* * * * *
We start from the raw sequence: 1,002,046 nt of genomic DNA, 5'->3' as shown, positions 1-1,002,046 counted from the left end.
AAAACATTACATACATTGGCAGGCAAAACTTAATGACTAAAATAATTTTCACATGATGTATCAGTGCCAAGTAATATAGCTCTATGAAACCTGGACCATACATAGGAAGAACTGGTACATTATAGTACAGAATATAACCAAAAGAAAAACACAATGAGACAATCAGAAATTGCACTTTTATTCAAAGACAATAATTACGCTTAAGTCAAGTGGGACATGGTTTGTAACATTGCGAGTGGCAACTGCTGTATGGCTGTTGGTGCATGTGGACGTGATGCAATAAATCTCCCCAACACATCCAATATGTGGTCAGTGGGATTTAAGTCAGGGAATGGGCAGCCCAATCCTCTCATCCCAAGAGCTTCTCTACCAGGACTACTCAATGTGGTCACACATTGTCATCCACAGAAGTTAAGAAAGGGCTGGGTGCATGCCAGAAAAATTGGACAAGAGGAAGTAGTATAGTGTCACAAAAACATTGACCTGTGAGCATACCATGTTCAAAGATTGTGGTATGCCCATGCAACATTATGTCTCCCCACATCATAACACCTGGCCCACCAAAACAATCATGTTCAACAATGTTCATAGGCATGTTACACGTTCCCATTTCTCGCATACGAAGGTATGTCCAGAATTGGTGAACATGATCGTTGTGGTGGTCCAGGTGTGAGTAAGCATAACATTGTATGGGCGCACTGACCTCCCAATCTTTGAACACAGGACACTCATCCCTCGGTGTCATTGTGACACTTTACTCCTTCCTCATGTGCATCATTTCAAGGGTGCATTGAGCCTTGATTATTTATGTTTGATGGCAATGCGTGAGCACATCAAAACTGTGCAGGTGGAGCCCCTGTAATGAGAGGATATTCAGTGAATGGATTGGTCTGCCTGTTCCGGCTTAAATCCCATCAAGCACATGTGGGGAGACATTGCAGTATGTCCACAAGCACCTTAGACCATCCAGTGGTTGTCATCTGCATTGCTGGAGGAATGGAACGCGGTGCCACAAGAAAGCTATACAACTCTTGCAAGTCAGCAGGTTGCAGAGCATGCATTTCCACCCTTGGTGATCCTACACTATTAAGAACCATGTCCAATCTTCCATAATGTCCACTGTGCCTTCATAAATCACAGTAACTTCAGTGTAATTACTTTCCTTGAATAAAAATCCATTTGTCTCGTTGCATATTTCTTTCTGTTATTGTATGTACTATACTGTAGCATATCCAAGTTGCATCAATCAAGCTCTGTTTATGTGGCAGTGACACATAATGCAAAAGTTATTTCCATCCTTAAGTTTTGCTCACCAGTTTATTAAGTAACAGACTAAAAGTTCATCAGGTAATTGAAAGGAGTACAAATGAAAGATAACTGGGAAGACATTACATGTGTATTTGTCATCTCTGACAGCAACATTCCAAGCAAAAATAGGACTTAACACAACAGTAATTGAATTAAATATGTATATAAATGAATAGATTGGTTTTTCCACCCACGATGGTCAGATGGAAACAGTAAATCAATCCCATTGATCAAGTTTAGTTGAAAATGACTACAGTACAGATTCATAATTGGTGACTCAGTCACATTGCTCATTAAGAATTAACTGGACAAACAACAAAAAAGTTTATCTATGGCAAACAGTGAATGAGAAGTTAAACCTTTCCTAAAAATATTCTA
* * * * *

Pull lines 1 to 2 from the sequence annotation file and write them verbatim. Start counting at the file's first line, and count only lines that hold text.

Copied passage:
We start from the raw sequence: 1,002,046 nt of genomic DNA, 5'->3' as shown, positions 1-1,002,046 counted from the left end.
AAAACATTACATACATTGGCAGGCAAAACTTAATGACTAAAATAATTTTCACATGATGTATCAGTGCCAAGTAATATAGCTCTATGAAACCTGGACCATACATAGGAAGAACTGGTACATTATAGTACAGAATATAACCAAAAGAAAAACACAATGAGACAATCAGAAATTGCACTTTTATTCAAAGACAATAATTACGCTTAAGTCAAGTGGGACATGGTTTGTAACATTGCGAGTGGCAACTGCTGTATGGCTGTTGGTGCATGTGGACGTGATGCAATAAATCTCCCCAACACATCCAATATGTGGTCAGTGGGATTTAAGTCAGGGAATGGGCAGCCCAATCCTCTCATCCCAAGAGCTTCTCTACCAGGACTACTCAATGTGGTCACACATTGTCATCCACAGAAGTTAAGAAAGGGCTGGGTGCATGCCAGAAAAATTGGACAAGAGGAAGTAGTATAGTGTCACAAAAACATTGACCTGTGAGCATACCATGTTCAAAGATTGTGGTATGCCCATGCAACATTATGTCTCCCCACATCATAACACCTGGCCCACCAAAACAATCATGTTCAACAATGTTCATAGGCATGTTACACGTTCCCATTTCTCGCATACGAAGGTATGTCCAGAATTGGTGAACATGATCGTTGTGGTGGTCCAGGTGTGAGTAAGCATAACATTGTATGGGCGCACTGACCTCCCAATCTTTGAACACAGGACACTCATCCCTCGGTGTCATTGTGACACTTTACTCCTTCCTCATGTGCATCATTTCAAGGGTGCATTGAGCCTTGATTATTTATGTTTGATGGCAATGCGTGAGCACATCAAAACTGTGCAGGTGGAGCCCCTGTAATGAGAGGATATTCAGTGAATGGATTGGTCTGCCTGTTCCGGCTTAAATCCCATCAAGCACATGTGGGGAGACATTGCAGTATGTCCACAAGCACCTTAGACCATCCAGTGGTTGTCATCTGCATTGCTGGAGGAATGGAACGCGGTGCCACAAGAAAGCTATACAACTCTTGCAAGTCAGCAGGTTGCAGAGCATGCATTTCCACCCTTGGTGATCCTACACTATTAAGAACCATGTCCAATCTTCCATAATGTCCACTGTGCCTTCATAAATCACAGTAACTTCAGTGTAATTACTTTCCTTGAATAAAAATCCATTTGTCTCGTTGCATATTTCTTTCTGTTATTGTATGTACTATACTGTAGCATATCCAAGTTGCATCAATCAAGCTCTGTTTATGTGGCAGTGACACATAATGCAAAAGTTATTTCCATCCTTAAGTTTTGCTCACCAGTTTATTAAGTAACAGACTAAAAGTTCATCAGGTAATTGAAAGGAGTACAAATGAAAGATAACTGGGAAGACATTACATGTGTATTTGTCATCTCTGACAGCAACATTCCAAGCAAAAATAGGACTTAACACAACAGTAATTGAATTAAATATGTATATAAATGAATAGATTGGTTTTTCCACCCACGATGGTCAGATGGAAACAGTAAATCAATCCCATTGATCAAGTTTAGTTGAAAATGACTACAGTACAGATTCATAATTGGTGACTCAGTCACATTGCTCATTAAGAATTAACTGGACAAACAACAAAAAAGTTTATCTATGGCAAACAGTGAATGAGAAGTTAAACCTTTCCTAAAAATATTCTA